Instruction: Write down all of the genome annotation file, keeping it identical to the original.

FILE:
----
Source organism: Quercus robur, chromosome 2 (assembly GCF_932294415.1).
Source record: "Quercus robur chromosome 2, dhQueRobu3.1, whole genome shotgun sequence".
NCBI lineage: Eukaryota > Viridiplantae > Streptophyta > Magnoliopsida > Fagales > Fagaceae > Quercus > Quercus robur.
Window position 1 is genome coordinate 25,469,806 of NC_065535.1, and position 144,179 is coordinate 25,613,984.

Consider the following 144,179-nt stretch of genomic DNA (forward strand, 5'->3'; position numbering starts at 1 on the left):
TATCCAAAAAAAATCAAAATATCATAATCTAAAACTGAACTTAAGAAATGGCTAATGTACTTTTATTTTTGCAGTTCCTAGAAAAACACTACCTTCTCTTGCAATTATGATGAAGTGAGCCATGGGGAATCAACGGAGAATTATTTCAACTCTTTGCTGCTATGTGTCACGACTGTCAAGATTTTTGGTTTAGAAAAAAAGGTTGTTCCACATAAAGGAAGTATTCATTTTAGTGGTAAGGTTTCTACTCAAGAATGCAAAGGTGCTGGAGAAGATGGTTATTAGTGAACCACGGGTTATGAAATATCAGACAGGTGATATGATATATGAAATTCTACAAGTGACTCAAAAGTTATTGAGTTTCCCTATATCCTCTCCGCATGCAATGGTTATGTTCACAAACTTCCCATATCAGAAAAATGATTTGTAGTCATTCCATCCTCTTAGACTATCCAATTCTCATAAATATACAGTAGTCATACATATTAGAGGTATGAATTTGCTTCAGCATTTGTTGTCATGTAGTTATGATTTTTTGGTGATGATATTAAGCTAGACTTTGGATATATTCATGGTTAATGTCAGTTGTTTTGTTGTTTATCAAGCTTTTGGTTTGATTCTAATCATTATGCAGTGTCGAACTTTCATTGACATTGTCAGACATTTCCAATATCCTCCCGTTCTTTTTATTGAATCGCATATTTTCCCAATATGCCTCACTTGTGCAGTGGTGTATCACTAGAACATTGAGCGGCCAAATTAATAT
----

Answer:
Source organism: Quercus robur, chromosome 2 (assembly GCF_932294415.1).
Source record: "Quercus robur chromosome 2, dhQueRobu3.1, whole genome shotgun sequence".
NCBI lineage: Eukaryota > Viridiplantae > Streptophyta > Magnoliopsida > Fagales > Fagaceae > Quercus > Quercus robur.
Window position 1 is genome coordinate 25,469,806 of NC_065535.1, and position 144,179 is coordinate 25,613,984.

Consider the following 144,179-nt stretch of genomic DNA (forward strand, 5'->3'; position numbering starts at 1 on the left):
TATCCAAAAAAAATCAAAATATCATAATCTAAAACTGAACTTAAGAAATGGCTAATGTACTTTTATTTTTGCAGTTCCTAGAAAAACACTACCTTCTCTTGCAATTATGATGAAGTGAGCCATGGGGAATCAACGGAGAATTATTTCAACTCTTTGCTGCTATGTGTCACGACTGTCAAGATTTTTGGTTTAGAAAAAAAGGTTGTTCCACATAAAGGAAGTATTCATTTTAGTGGTAAGGTTTCTACTCAAGAATGCAAAGGTGCTGGAGAAGATGGTTATTAGTGAACCACGGGTTATGAAATATCAGACAGGTGATATGATATATGAAATTCTACAAGTGACTCAAAAGTTATTGAGTTTCCCTATATCCTCTCCGCATGCAATGGTTATGTTCACAAACTTCCCATATCAGAAAAATGATTTGTAGTCATTCCATCCTCTTAGACTATCCAATTCTCATAAATATACAGTAGTCATACATATTAGAGGTATGAATTTGCTTCAGCATTTGTTGTCATGTAGTTATGATTTTTTGGTGATGATATTAAGCTAGACTTTGGATATATTCATGGTTAATGTCAGTTGTTTTGTTGTTTATCAAGCTTTTGGTTTGATTCTAATCATTATGCAGTGTCGAACTTTCATTGACATTGTCAGACATTTCCAATATCCTCCCGTTCTTTTTATTGAATCGCATATTTTCCCAATATGCCTCACTTGTGCAGTGGTGTATCACTAGAACATTGAGCGGCCAAATTAATAT